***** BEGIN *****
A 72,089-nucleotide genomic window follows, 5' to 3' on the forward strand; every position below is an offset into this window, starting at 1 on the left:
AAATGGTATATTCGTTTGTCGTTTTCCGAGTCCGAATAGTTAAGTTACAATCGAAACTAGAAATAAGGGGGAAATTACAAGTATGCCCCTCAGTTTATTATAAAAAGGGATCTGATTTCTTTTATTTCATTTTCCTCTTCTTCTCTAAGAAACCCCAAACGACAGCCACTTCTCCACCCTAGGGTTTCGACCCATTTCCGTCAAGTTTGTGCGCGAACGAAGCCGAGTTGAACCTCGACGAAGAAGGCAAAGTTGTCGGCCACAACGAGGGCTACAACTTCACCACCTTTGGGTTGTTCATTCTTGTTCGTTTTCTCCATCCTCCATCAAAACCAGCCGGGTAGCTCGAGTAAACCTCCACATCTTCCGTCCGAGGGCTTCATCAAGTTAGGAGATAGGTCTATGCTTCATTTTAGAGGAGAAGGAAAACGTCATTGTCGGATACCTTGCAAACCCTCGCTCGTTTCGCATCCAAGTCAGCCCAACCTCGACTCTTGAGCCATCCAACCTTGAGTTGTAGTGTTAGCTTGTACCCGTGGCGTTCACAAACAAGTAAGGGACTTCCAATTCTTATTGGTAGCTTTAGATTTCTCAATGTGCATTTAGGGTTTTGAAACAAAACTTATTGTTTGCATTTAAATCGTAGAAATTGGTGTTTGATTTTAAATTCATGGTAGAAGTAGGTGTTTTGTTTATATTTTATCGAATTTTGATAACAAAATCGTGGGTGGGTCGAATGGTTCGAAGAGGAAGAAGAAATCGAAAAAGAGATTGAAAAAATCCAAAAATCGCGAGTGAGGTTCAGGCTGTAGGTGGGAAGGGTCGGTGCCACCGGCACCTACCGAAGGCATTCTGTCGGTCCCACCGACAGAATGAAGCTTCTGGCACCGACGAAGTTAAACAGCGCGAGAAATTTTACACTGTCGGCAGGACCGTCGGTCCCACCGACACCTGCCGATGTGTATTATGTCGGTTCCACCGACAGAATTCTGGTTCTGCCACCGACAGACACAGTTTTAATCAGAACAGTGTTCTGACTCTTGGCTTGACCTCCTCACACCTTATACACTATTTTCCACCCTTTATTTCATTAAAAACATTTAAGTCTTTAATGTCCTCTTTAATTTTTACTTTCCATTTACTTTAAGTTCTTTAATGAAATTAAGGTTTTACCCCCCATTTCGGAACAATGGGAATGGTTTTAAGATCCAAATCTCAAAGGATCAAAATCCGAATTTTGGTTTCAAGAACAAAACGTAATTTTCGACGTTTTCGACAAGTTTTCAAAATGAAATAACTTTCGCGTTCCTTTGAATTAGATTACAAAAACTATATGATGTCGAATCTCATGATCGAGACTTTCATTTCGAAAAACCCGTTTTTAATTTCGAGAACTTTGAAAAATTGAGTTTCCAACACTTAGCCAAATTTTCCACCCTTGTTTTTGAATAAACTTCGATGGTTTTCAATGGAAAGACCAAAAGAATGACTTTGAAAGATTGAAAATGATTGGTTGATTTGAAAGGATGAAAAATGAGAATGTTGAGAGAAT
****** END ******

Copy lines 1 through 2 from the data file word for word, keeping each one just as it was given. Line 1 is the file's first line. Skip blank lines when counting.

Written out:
A 72,089-nucleotide genomic window follows, 5' to 3' on the forward strand; every position below is an offset into this window, starting at 1 on the left:
AAATGGTATATTCGTTTGTCGTTTTCCGAGTCCGAATAGTTAAGTTACAATCGAAACTAGAAATAAGGGGGAAATTACAAGTATGCCCCTCAGTTTATTATAAAAAGGGATCTGATTTCTTTTATTTCATTTTCCTCTTCTTCTCTAAGAAACCCCAAACGACAGCCACTTCTCCACCCTAGGGTTTCGACCCATTTCCGTCAAGTTTGTGCGCGAACGAAGCCGAGTTGAACCTCGACGAAGAAGGCAAAGTTGTCGGCCACAACGAGGGCTACAACTTCACCACCTTTGGGTTGTTCATTCTTGTTCGTTTTCTCCATCCTCCATCAAAACCAGCCGGGTAGCTCGAGTAAACCTCCACATCTTCCGTCCGAGGGCTTCATCAAGTTAGGAGATAGGTCTATGCTTCATTTTAGAGGAGAAGGAAAACGTCATTGTCGGATACCTTGCAAACCCTCGCTCGTTTCGCATCCAAGTCAGCCCAACCTCGACTCTTGAGCCATCCAACCTTGAGTTGTAGTGTTAGCTTGTACCCGTGGCGTTCACAAACAAGTAAGGGACTTCCAATTCTTATTGGTAGCTTTAGATTTCTCAATGTGCATTTAGGGTTTTGAAACAAAACTTATTGTTTGCATTTAAATCGTAGAAATTGGTGTTTGATTTTAAATTCATGGTAGAAGTAGGTGTTTTGTTTATATTTTATCGAATTTTGATAACAAAATCGTGGGTGGGTCGAATGGTTCGAAGAGGAAGAAGAAATCGAAAAAGAGATTGAAAAAATCCAAAAATCGCGAGTGAGGTTCAGGCTGTAGGTGGGAAGGGTCGGTGCCACCGGCACCTACCGAAGGCATTCTGTCGGTCCCACCGACAGAATGAAGCTTCTGGCACCGACGAAGTTAAACAGCGCGAGAAATTTTACACTGTCGGCAGGACCGTCGGTCCCACCGACACCTGCCGATGTGTATTATGTCGGTTCCACCGACAGAATTCTGGTTCTGCCACCGACAGACACAGTTTTAATCAGAACAGTGTTCTGACTCTTGGCTTGACCTCCTCACACCTTATACACTATTTTCCACCCTTTATTTCATTAAAAACATTTAAGTCTTTAATGTCCTCTTTAATTTTTACTTTCCATTTACTTTAAGTTCTTTAATGAAATTAAGGTTTTACCCCCCATTTCGGAACAATGGGAATGGTTTTAAGATCCAAATCTCAAAGGATCAAAATCCGAATTTTGGTTTCAAGAACAAAACGTAATTTTCGACGTTTTCGACAAGTTTTCAAAATGAAATAACTTTCGCGTTCCTTTGAATTAGATTACAAAAACTATATGATGTCGAATCTCATGATCGAGACTTTCATTTCGAAAAACCCGTTTTTAATTTCGAGAACTTTGAAAAATTGAGTTTCCAACACTTAGCCAAATTTTCCACCCTTGTTTTTGAATAAACTTCGATGGTTTTCAATGGAAAGACCAAAAGAATGACTTTGAAAGATTGAAAATGATTGGTTGATTTGAAAGGATGAAAAATGAGAATGTTGAGAGAAT